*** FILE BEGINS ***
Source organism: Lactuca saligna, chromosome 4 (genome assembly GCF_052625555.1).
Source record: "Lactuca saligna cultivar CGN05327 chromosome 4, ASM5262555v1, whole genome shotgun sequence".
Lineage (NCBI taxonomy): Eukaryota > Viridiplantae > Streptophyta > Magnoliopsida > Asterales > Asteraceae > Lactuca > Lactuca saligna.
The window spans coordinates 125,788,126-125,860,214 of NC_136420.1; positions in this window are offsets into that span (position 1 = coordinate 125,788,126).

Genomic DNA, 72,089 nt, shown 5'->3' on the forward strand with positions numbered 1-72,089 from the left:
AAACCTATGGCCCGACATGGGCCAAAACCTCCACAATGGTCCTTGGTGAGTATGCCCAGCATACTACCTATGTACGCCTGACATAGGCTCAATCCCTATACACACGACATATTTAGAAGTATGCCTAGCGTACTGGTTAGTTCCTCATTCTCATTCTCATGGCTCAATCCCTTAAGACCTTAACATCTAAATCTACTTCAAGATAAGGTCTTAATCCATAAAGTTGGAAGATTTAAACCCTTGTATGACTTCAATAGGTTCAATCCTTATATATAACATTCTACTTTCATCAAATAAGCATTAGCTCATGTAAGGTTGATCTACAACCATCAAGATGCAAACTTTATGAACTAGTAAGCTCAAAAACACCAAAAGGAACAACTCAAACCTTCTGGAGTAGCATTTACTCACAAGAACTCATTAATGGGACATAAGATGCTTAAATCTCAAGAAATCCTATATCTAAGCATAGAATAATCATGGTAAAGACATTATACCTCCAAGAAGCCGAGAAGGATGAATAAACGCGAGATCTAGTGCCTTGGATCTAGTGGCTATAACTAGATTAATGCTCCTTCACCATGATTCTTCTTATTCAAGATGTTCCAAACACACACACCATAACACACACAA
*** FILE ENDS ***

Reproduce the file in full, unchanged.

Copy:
Source organism: Lactuca saligna, chromosome 4 (genome assembly GCF_052625555.1).
Source record: "Lactuca saligna cultivar CGN05327 chromosome 4, ASM5262555v1, whole genome shotgun sequence".
Lineage (NCBI taxonomy): Eukaryota > Viridiplantae > Streptophyta > Magnoliopsida > Asterales > Asteraceae > Lactuca > Lactuca saligna.
The window spans coordinates 125,788,126-125,860,214 of NC_136420.1; positions in this window are offsets into that span (position 1 = coordinate 125,788,126).

Genomic DNA, 72,089 nt, shown 5'->3' on the forward strand with positions numbered 1-72,089 from the left:
AAACCTATGGCCCGACATGGGCCAAAACCTCCACAATGGTCCTTGGTGAGTATGCCCAGCATACTACCTATGTACGCCTGACATAGGCTCAATCCCTATACACACGACATATTTAGAAGTATGCCTAGCGTACTGGTTAGTTCCTCATTCTCATTCTCATGGCTCAATCCCTTAAGACCTTAACATCTAAATCTACTTCAAGATAAGGTCTTAATCCATAAAGTTGGAAGATTTAAACCCTTGTATGACTTCAATAGGTTCAATCCTTATATATAACATTCTACTTTCATCAAATAAGCATTAGCTCATGTAAGGTTGATCTACAACCATCAAGATGCAAACTTTATGAACTAGTAAGCTCAAAAACACCAAAAGGAACAACTCAAACCTTCTGGAGTAGCATTTACTCACAAGAACTCATTAATGGGACATAAGATGCTTAAATCTCAAGAAATCCTATATCTAAGCATAGAATAATCATGGTAAAGACATTATACCTCCAAGAAGCCGAGAAGGATGAATAAACGCGAGATCTAGTGCCTTGGATCTAGTGGCTATAACTAGATTAATGCTCCTTCACCATGATTCTTCTTATTCAAGATGTTCCAAACACACACACCATAACACACACAA